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Tara Sullivan

Rory McIlroy is taking us on another thrill ride and The Country Club fans are totally on board

Rory McIlroy was wayward of the first tee and went out in 3-over-par 38 in the third round.John Tlumacki/Globe Staff

BROOKLINE — Rory McIlroy was doing the wrong sort of moving on golf’s traditional moving day, his scores as he opened the third round of the US Open Saturday pushing him down a leaderboard he’d been stalking since play began Thursday. Bogey on No. 2. Bogey on No. 3. Bogey again on No. 6, when his putter just couldn’t find the extra inches it needed to find the hole.

For the deep and loyal legion of McIlroy fans, it was an all too familiar feeling. This is what McIlroy so often does, roaring out to a lead only to retreat when the pressure mounts. Yet if we know anything about the 33-year-old four-time major winner, that’s not always the end of his story.


So now we wait — wait to see whether he’s setting himself up for one of his similarly patented dramatic Sunday roars into another near-win (remember his majestic final round at the Masters in April, when he surged into a second-place finish?) or just setting himself up for one more major disappointment (if you somehow lost count, it’s 0-for-his-last-28 tries since 2014) after a 3-over-par 73 Saturday.

Through it all, however, one thing McIlroy also can be counted on to do, on moving day or any day at a well-attended golf tournament, is move the crowds.

Here in Brookline, where the predictions of raucousness and rampant revelry haven’t really come to pass, the spread-out galleries and set-back corporate tents diffusing the famous Boston fan base, Rory has been the one reliable guy to cause a stir. The amorphous stream of onlookers following him Saturday didn’t quite match the heyday of a Tiger Woods (whose presence is undoubtedly missed this week as he continues his physical recovery and prepares for the British Open at St. Andrews), but it represented the longest human wake created by any golfer in the field.


Step by bouncing step and smile by freckled smile, McIlroy has walked these stunning Country Club grounds to unwavering support, cries of “Let’s go Rory” and “We’re rooting for you Rory,” christening him the most consistent crowd favorite. That’s no small thing during these most uncertain days in golf, with McIlroy positioning himself squarely on the side of the PGA Tour as it deals with the defections of golfers to the controversial Saudi-backed LIV circuit.

The locals would love nothing more than to see him win his fifth career major in their backyard. His baseline appeal is obvious — an Irishness that resonates in the most concentrated Irish diaspora in the country. But it goes beyond that, too, and quantifying it can take many routes, from a game infused with creativity and wit to a career imbued with time and maturity. But whatever it is that got him here, McIlroy would like you all to know he hears you, and he appreciates you.

The feeling is mutual.

“I’ve been out here a long time. Maybe they feel like they’ve watched me grow up and they’ve sort of been on that journey with me,” he said. “I think I play quite an emotive brand of golf, if there is such a thing. I’ve always liked having crowds. I like the interaction. I enjoy that part of it. I’m certainly not one to keep my head down and sort of look straight in front of me, tunnel vision. I like looking around. I like seeing people out there.”


Let’s be honest here: If the first wish of the PGA Tour/USGA overlords were for no LIV golfer to win, a wish seemingly granted after all but four of the 15 defectors missed the cut, then the second would have to be for a strong PGA loyalist to do so instead. On that score, McIlroy is their leader in the clubhouse, and not just for carrying the momentum from his win at last week’s Canadian Open into a solid two-day start at The Country Club, but for doing so while loudly and vociferously professing his dedication and support to the PGA Tour.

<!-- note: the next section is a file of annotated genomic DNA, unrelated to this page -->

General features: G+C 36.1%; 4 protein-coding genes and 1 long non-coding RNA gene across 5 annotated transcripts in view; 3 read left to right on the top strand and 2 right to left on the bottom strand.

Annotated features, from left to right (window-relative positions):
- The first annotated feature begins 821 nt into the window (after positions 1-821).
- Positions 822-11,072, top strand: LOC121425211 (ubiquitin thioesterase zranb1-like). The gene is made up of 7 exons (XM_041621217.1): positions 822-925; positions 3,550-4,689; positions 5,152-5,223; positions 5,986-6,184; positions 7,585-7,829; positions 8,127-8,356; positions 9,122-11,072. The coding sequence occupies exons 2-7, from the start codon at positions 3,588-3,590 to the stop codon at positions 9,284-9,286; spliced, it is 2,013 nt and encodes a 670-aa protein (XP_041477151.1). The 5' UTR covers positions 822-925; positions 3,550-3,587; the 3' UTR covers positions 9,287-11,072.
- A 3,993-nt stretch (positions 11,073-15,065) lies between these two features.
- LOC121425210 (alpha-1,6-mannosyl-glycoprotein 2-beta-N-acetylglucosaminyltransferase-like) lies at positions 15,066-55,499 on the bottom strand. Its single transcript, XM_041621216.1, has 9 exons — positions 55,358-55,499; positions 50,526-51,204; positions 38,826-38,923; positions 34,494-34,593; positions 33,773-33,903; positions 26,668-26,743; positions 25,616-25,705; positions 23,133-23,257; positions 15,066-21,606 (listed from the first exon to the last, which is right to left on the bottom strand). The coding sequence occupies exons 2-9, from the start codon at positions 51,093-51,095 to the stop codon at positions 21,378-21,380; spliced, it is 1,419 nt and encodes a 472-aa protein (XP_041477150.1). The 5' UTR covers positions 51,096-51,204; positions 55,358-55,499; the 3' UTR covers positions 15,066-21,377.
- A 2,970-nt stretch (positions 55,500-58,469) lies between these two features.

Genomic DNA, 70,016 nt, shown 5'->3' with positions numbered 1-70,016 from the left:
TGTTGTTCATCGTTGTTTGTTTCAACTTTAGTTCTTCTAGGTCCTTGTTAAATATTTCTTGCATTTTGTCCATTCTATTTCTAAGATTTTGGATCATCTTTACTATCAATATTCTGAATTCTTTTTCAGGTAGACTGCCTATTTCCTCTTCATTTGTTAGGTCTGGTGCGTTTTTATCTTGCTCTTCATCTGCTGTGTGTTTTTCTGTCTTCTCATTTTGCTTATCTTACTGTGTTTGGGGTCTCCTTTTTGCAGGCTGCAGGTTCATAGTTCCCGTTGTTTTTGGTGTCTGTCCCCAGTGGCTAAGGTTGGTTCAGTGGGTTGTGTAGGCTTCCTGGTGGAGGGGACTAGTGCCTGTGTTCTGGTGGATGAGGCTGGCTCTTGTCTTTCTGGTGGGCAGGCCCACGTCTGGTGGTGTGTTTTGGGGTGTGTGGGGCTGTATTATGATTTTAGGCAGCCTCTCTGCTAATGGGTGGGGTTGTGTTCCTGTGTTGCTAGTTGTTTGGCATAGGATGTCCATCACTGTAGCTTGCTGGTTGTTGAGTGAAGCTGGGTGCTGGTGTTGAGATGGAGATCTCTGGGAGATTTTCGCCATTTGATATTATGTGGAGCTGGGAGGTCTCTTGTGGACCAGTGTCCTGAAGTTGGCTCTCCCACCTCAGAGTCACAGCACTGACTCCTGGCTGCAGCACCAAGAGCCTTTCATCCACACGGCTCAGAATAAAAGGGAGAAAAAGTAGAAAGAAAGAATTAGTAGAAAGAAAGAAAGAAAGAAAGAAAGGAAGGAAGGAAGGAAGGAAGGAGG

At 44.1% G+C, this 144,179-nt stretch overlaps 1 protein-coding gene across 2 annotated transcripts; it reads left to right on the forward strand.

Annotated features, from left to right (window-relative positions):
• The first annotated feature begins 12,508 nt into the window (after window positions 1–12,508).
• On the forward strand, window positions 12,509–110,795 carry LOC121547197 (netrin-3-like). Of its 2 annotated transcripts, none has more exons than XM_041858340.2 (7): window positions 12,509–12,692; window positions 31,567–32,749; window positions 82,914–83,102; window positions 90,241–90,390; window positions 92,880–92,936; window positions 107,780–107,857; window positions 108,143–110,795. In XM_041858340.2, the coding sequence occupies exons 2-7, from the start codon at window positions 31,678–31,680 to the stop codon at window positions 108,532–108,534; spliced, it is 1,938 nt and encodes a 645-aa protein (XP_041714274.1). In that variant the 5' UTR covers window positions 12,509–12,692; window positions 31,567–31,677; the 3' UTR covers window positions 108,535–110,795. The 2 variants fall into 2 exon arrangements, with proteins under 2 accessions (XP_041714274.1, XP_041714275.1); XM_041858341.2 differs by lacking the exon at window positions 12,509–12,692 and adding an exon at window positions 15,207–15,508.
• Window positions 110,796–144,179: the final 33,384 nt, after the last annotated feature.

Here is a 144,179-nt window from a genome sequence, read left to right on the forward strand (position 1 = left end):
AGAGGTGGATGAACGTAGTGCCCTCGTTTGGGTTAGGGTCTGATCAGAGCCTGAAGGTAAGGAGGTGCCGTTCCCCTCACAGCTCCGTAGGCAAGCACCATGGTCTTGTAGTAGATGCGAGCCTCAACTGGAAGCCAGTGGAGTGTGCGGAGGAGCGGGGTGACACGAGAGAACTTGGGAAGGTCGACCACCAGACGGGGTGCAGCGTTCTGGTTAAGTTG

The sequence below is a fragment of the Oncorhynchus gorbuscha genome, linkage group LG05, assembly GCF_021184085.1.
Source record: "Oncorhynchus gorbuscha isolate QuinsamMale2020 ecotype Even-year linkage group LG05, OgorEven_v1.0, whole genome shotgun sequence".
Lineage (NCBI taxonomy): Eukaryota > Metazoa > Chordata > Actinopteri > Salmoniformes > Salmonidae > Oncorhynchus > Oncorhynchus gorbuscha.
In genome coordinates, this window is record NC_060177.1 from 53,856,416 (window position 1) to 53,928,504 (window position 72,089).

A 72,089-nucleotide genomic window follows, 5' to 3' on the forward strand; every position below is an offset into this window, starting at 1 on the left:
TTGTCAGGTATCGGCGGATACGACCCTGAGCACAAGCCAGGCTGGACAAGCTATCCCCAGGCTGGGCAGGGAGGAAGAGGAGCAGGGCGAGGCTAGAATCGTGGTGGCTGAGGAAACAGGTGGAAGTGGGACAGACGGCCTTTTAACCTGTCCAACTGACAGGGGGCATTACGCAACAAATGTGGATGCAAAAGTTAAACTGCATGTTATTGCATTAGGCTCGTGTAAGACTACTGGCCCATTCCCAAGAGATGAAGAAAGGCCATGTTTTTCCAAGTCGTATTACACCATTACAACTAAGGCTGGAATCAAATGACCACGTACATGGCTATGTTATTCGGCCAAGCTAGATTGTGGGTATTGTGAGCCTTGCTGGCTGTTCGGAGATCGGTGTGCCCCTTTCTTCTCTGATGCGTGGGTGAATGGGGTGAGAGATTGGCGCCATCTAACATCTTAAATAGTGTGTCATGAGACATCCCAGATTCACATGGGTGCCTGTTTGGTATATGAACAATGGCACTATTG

Those passionate speeches have earned McIlroy a new level of respect among his like-minded peers, his willingness — no, eagerness — to speak up for what he believes is right, letting them know he has their backs.

“Because in my opinion it’s the right thing to do,” he said earlier this week. “The PGA Tour was created by people and tour players that came before us, the likes of Jack Nicklaus, Arnold Palmer. They created something and worked hard for something, and I hate to see all the players that came before us and all the hard work that they’ve put in just come out to be nothing.”

McIlroy fought to get something good going Saturday, fought the wind and the cold and a course that was bedeviling enough to keep anyone from running away. For all the love and all the cheers and all the speeches of these past few weeks, there was still a golf tournament to play, still a major to chase. Though he does have four of them already — more than anyone else on the leaderboard this weekend — he’s better off thinking he doesn’t.


“I think I have to go out with the mind-set this week that I’m going to try to win my first again,” he said. “I’m playing as good a golf as I’ve played in a long time. I have a lot of experience. Yes, I’ve won major championships and other big events, but just because I’ve done that, it doesn’t mean that I’ll hit better golf shots or I’ll hit better putts.

“I’m in a good place. I’m really happy with where my game is at, and I think that’s the most important thing.”

In other words, when the inevitable roller-coaster ride begins, he is better now than ever at strapping in and hanging on.

“Certainly whenever you get on the crest of a wave you try to ride it as long as you can,” he said, “and I’ve gotten a little bit better at trying not to ride the other ones downwardly.”

Tara Sullivan is a Globe columnist. She can be reached at tara.sullivan@globe.com. Follow her on Twitter @Globe_Tara.